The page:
As he lay in bed in hospital recuperating, he received the news that he had been selected for the Command and Staff College at Quetta and has also been selected for doing an MBA programme at a good university. When I visited him subsequently, I found him and his spouse debating whether he should do his MBA or staff college. Haroon was of the opinion that he would never be physically fit for the SSG again and serving in the Army otherwise was not a real attraction for him. His very nice and dedicated wife didn’t want him to be close to danger as Haroon always loved to be and using this accident as a relevant proposition, wanted him to do his MBA and not his staff college. Thereafter, she hoped he would quit the Army and enter the corporate world. Like every loving wife, she wanted to keep him away from danger, knowing his love for action but this was not to be, finally, as can be seen! Haroon went from the bed onto crutches for quite a while and then onto the walking sick. It was while he was on crutches that General Parvez Musharraf was appointed as the Colonel in Chief of the SSG and dinner at Cherat of all SSG serving and retired officers was followed by a musical evening and once the musical group, the Jupiters started playing the Bhangra song, the entire SSG as well as General Parvez Musharraf watched as they saw a person on crutches coming upfront in front of the stage to do the Bhangra. And then the entire SSG jumped in to do the Bhangra! That very evening, he rattled out in Punjabi, a poem dedicated to his city, Lahore. He was a very proud Lahori and this poem of this exalted the virtues of the city of Lahore.
Finally, one day Haroon told me that he had finally decided to go for the staff course, much to his wifes’ disappointment. He did well and was posted as a Grade 2 Operations staff officer at the Headquarters Punjab Rangers. Unfortunately for him, his anti terrorist skills reputation reached the plump Director General Rangers there who ensured he could get maximum benefit out of him by making him train the Punjab Rangers in acquiring anti terrorist skills. I doubt whether he was ever employed on staff there, despite his physical handicaps. I guess this also helped him in recovering fast and a couple of years down the line, when he was promoted to Lieutenant Colonel, he informed me on my being posted back to the SSG as the first General Officer Commanding that he was fit to come back and wanted to come back. I was just as keen to have him back and sent his name to the Military Secretary to be posted as the first Commanding Officer of the newly reorganized Zarar Anti Terrorist Unit.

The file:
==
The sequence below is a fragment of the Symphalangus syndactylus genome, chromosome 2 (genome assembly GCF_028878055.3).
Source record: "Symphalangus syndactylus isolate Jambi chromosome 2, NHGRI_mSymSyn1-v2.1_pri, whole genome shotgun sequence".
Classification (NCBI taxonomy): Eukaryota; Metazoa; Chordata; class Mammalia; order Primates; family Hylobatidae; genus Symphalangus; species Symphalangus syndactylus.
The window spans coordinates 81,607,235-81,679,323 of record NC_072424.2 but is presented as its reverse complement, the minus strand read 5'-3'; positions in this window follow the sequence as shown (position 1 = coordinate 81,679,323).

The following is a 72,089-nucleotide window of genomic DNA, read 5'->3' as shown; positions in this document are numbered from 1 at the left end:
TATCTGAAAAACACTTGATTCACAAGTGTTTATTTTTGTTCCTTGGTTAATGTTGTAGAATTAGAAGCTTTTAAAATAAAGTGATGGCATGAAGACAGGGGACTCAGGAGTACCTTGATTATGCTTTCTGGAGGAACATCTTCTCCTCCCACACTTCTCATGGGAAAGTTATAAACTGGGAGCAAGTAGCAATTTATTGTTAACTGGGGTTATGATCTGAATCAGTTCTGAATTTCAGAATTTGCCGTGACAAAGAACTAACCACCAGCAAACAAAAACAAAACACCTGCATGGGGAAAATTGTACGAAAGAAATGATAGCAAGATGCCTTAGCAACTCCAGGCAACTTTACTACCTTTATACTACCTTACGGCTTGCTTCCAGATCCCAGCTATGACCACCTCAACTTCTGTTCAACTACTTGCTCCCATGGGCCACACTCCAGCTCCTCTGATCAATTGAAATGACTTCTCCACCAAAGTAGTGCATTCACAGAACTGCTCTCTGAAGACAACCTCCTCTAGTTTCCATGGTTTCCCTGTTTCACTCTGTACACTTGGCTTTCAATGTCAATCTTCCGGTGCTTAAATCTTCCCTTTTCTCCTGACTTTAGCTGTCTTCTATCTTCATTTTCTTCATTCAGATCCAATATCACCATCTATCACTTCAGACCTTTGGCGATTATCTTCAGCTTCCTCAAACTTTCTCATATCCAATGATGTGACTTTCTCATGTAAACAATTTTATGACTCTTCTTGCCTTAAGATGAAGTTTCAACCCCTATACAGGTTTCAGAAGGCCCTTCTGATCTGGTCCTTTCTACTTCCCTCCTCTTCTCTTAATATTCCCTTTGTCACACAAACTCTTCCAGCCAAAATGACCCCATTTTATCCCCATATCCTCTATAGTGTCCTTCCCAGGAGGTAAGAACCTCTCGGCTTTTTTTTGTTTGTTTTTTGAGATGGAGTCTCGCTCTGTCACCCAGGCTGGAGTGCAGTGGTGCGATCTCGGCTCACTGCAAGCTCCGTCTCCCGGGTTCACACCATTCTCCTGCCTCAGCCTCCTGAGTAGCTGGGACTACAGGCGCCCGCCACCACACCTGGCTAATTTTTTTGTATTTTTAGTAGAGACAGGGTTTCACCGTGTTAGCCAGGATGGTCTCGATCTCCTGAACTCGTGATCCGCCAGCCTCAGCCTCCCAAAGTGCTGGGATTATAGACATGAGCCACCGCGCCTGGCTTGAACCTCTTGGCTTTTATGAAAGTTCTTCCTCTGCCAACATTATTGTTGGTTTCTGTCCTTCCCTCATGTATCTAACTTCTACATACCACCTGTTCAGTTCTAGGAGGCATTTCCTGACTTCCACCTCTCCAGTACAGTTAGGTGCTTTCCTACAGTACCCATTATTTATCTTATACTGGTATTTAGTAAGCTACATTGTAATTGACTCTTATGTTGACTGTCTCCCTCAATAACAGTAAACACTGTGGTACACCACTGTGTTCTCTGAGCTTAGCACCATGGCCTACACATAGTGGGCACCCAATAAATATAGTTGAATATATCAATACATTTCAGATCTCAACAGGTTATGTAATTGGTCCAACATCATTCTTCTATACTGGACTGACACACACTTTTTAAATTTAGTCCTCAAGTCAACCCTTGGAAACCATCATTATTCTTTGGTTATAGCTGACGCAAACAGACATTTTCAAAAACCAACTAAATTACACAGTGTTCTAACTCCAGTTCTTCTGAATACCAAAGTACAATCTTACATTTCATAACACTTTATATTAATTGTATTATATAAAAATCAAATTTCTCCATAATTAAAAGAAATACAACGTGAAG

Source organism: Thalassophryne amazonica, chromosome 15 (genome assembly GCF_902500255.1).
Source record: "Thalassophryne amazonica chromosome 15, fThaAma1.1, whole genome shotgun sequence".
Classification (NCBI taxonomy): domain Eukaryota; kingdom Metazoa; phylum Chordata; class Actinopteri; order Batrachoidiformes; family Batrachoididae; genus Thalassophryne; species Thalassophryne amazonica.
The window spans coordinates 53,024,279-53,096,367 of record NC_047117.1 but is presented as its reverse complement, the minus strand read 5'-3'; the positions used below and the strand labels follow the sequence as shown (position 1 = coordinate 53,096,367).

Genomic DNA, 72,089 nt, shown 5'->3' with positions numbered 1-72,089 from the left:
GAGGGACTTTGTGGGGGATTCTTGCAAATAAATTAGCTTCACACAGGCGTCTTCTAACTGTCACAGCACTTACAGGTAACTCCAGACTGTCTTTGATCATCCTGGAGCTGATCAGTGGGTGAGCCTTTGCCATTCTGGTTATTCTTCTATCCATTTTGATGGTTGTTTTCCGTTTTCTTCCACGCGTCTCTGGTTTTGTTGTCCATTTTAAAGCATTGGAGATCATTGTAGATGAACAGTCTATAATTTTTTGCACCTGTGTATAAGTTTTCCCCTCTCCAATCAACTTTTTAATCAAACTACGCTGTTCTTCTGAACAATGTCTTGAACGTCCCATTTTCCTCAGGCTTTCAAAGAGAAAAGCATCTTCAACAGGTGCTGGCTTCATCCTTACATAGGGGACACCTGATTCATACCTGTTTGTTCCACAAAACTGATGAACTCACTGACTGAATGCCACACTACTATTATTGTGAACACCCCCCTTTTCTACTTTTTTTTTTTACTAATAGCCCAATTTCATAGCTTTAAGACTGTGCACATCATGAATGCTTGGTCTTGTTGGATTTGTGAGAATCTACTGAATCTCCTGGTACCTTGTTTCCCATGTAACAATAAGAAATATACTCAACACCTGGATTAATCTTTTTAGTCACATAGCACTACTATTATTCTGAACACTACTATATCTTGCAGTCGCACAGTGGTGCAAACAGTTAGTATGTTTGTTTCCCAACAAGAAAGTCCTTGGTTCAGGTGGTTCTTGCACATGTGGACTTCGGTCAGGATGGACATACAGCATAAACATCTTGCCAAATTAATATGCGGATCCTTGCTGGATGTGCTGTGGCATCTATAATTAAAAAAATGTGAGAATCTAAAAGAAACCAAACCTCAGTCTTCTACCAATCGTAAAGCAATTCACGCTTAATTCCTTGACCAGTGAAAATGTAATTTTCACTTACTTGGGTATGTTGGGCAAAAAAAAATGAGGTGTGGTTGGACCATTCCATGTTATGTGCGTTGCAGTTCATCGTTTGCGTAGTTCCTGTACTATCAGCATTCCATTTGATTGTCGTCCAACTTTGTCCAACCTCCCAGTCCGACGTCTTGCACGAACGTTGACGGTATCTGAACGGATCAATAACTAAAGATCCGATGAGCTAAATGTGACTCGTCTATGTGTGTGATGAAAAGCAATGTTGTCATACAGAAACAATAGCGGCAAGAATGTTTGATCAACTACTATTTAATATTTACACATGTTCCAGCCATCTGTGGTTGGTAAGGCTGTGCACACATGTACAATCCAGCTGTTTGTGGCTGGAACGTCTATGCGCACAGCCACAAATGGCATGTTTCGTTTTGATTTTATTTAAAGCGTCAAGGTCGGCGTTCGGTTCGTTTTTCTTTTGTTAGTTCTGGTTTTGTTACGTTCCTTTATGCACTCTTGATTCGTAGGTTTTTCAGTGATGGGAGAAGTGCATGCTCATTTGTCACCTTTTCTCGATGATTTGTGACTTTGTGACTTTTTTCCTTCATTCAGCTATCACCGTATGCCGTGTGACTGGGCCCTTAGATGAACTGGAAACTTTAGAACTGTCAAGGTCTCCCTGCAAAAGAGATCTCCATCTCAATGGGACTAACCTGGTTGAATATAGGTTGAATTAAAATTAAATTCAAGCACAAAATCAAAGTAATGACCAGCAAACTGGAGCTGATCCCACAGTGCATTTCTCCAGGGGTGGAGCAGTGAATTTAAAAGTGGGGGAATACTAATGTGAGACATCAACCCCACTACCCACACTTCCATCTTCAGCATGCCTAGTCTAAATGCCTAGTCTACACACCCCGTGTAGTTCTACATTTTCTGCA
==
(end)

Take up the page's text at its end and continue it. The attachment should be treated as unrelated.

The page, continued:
Most of his sisters live abroad in Canada; I hear they are on the way to their family home to attend their brave and courageous brothers’ last rites. His elder brothers loved him too. He was their little brother that they were so proud of a professional commando officer, their kid brother! I think about the agony his wife and two little daughters would be in at this stage. The elder one was very attached to him. The younger one may be too young to ever remember her father, later.
His family has lost him at the hand of those terrorists who profess to be better Muslims then the others, with their perverted intolerantly indoctrinated minds. What about his loving mother who doled over him, so much as he was her youngest son! Is it gratifying for her to learn that her courageous son, having survived Kargil, having survived such a dangerous parachute accident, having survived so many ordeals of commando life, finally met his end at the hands of so called Muslims or as they proclaim to be, better Muslims. We remember his mother shouting angrily at the SSG officers to put her son down as he could get injured when they were tossing him in the air on his wedding day, as per SSG tradition. Jolly good fellow as they call it in the Army and making one airborne as they call it in the SSG. For his mother, this was no tradition. She was simply shocked to see him being tossed real high in the air as he as well as his friends laughed. “Put my son down,” she ordered “You will hurt my Bubloo”, she said to the now startled SSG officers. That was the day his friends discovered his innocent pet name “Bubloo”, a pet name all his family called him by, a name which he had never mentioned and had done his innocent best to hide, in order to maintain his macho image in the SSG.
The children in the SSG loved him. He was their hero! Their Rambo! They called him Uncle Terra lovingly which actually meant Uncle Terror who strikes terror into the hearts of the terrorists. His men simply loved him for his being straight forwardness, professional,honesty and leadership qualities as the SSG calls for much higher leadership qualities as officers in the SSG have to lead from the front to be respected by their troops. To be really respected by the troops in the SSG is an acid test of leadership qualities.
The SSG will remain proud of him, forever, I am sure! He leaves behind an army of friends as he was so humble and so loveably friendly. When I saw his body, tears overwhelmed me as past memories of his association with me flowed through my mind. I thought it my duty to let the nation know the mettle that Haroon was made of! As a nation, we need to support his wife and children for the future. It pains me to feel that his daughters will grow up without having such a courageous Dad to take care of them. A proud nation should never forget its Shaheeds and should take it upon themselves to look after their children as their own.